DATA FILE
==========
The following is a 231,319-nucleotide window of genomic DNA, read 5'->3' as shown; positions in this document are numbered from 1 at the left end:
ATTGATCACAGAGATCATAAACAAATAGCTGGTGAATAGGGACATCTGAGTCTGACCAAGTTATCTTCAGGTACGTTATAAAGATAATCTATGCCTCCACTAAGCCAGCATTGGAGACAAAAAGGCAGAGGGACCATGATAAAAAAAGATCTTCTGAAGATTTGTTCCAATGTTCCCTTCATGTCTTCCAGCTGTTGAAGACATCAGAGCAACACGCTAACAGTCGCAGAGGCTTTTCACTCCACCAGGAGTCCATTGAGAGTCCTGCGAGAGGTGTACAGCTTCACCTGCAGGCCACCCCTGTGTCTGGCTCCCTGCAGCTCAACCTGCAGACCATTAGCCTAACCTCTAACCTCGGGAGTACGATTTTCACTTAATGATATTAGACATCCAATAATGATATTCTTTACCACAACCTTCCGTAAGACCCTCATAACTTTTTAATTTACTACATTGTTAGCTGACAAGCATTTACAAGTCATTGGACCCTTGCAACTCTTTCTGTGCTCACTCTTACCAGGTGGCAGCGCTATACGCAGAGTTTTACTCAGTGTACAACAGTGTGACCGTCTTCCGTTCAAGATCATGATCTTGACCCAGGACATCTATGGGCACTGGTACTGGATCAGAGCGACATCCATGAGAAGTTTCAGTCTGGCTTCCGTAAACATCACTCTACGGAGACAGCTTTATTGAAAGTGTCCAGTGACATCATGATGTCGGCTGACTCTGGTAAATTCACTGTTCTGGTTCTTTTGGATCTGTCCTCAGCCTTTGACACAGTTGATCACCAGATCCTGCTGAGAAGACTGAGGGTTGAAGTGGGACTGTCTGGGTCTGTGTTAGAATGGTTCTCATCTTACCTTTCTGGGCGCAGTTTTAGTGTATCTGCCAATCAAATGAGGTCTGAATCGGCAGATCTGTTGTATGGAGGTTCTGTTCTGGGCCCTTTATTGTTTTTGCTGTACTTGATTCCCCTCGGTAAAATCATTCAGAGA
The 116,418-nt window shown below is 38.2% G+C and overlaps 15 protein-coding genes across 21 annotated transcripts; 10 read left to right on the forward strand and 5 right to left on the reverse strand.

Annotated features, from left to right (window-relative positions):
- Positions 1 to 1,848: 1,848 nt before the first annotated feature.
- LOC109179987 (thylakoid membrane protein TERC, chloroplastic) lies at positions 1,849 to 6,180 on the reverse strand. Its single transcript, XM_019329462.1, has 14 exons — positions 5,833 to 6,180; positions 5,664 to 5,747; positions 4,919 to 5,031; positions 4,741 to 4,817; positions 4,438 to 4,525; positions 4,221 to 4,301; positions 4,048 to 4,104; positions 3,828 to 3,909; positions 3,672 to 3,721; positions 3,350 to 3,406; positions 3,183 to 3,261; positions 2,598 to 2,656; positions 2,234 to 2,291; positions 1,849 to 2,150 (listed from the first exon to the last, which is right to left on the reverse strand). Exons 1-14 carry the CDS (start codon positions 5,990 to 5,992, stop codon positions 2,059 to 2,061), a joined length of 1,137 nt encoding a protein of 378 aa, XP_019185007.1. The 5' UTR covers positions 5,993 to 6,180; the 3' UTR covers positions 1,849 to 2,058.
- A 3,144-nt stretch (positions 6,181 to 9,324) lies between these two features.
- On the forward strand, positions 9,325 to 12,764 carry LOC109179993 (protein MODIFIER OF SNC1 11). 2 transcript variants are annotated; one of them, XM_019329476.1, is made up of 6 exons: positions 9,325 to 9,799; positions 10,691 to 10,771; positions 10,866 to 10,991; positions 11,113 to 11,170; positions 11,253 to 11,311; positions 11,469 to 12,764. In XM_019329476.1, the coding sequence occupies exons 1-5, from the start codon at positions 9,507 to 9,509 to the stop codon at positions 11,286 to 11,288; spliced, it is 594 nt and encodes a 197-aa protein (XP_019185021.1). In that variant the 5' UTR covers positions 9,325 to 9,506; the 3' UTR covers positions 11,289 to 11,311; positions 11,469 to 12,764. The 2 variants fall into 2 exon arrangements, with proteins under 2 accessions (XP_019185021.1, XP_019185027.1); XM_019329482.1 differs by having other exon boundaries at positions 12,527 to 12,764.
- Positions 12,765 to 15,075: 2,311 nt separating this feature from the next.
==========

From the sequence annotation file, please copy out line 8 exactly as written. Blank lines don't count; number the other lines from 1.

- On the forward strand, positions 9,325 to 12,764 carry LOC109179993 (protein MODIFIER OF SNC1 11). 2 transcript variants are annotated; one of them, XM_019329476.1, is made up of 6 exons: positions 9,325 to 9,799; positions 10,691 to 10,771; positions 10,866 to 10,991; positions 11,113 to 11,170; positions 11,253 to 11,311; positions 11,469 to 12,764. In XM_019329476.1, the coding sequence occupies exons 1-5, from the start codon at positions 9,507 to 9,509 to the stop codon at positions 11,286 to 11,288; spliced, it is 594 nt and encodes a 197-aa protein (XP_019185021.1). In that variant the 5' UTR covers positions 9,325 to 9,506; the 3' UTR covers positions 11,289 to 11,311; positions 11,469 to 12,764. The 2 variants fall into 2 exon arrangements, with proteins under 2 accessions (XP_019185021.1, XP_019185027.1); XM_019329482.1 differs by having other exon boundaries at positions 12,527 to 12,764.